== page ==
I don't know if you still need of that but....
Do you want to know how to get a real-time spectral analsys of sound?
1.implement a queue to take a buffer of audio samples
2.take the product of buffer and a proper window function (tipically , Hamming or Hann) calculated by your program as float array
3.do FFT of yelded array: there are may algortihms out there for every language....find the best one for you, use it and take the square module from each output coefficent ( Real_part^2 + Imaginary_part^2 , if FFT returns you algebrical representation of coefficients)
sum coefficients across your bands: to know what coefficient is associated to a frequency you've just got to know that the k-th coefficient is at (SampFrequency/BufferLength)*k Hz.....so it's easy to find band boundaries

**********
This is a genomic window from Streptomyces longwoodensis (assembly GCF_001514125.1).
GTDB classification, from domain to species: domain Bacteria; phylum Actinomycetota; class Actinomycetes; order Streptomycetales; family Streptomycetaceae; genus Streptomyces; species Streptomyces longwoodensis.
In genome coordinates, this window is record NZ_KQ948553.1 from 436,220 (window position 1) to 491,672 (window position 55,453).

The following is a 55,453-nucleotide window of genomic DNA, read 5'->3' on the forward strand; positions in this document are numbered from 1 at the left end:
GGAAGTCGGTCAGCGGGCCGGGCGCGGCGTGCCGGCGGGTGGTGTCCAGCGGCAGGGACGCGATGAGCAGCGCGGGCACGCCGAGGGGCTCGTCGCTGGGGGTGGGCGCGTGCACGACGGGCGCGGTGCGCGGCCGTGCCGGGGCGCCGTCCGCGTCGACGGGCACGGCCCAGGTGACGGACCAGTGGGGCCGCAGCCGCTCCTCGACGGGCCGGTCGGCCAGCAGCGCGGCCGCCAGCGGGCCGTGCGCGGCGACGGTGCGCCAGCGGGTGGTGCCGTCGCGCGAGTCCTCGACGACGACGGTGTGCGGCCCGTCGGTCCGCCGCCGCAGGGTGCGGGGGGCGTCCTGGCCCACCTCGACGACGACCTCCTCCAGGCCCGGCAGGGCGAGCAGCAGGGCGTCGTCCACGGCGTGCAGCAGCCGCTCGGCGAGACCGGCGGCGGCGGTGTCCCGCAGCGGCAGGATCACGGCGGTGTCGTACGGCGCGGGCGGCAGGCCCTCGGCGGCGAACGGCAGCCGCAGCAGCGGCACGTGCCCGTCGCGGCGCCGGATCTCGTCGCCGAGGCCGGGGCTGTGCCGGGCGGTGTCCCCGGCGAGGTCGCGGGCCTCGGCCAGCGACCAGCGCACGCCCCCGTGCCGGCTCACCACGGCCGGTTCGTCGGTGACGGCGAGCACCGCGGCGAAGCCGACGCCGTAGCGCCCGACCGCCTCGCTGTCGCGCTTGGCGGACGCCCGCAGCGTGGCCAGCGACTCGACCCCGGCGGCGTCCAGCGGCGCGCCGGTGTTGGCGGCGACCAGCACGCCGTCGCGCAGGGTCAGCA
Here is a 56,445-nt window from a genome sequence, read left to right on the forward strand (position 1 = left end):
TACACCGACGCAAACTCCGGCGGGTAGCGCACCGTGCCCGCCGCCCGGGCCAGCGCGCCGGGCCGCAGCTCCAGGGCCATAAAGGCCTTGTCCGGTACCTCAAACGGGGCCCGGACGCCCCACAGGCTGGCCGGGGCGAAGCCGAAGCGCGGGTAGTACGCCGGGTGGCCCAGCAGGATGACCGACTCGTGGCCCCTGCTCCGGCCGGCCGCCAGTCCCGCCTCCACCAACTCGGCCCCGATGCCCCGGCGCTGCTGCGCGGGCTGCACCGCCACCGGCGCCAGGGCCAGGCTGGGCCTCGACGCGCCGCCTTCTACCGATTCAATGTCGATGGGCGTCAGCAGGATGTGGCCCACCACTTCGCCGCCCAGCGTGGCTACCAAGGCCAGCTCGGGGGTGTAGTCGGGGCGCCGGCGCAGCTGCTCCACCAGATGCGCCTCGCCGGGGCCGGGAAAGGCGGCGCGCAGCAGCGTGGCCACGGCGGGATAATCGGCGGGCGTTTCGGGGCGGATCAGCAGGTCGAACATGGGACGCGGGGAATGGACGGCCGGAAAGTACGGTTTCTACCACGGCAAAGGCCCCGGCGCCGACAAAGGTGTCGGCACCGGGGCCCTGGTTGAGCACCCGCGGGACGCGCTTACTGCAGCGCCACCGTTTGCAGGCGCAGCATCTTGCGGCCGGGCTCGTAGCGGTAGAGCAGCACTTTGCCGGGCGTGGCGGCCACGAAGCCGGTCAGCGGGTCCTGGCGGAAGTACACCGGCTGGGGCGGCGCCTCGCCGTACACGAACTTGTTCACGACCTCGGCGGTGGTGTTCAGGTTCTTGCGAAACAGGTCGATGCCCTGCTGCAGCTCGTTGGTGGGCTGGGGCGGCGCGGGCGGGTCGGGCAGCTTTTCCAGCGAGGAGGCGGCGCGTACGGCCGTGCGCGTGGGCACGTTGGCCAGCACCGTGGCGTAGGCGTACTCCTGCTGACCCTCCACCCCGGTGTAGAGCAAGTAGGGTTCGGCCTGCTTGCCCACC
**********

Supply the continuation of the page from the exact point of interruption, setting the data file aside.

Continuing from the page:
if you need to normalize in [0 , 1] interval, you have to do nothing but divide each of 3 yelded bands value for maximum value between the 3
pop your buffer queue by a Shift value that is Shift <= BufferLength and start again
the number of coefficients coming from FFT alg is equal to BufferLength (this is beacause the Discrete Fourier Transform definition) so, the frequency resolution is better when you select a long buffer, but the program goes slower. The light intensity wont' vary after BufferLength audio frames, buf after Shift audio frames.....and high ratio beetwen BufferLength gives you slowly light changes....so you must select parameters that fits your desires, remembering that you have just to turn on & off some light....make your alg fast and lo-fi!
The last thing to do is discover freqeuncy bands from your mixer's eq knobs....i don't remember if this information was on mixers handbooks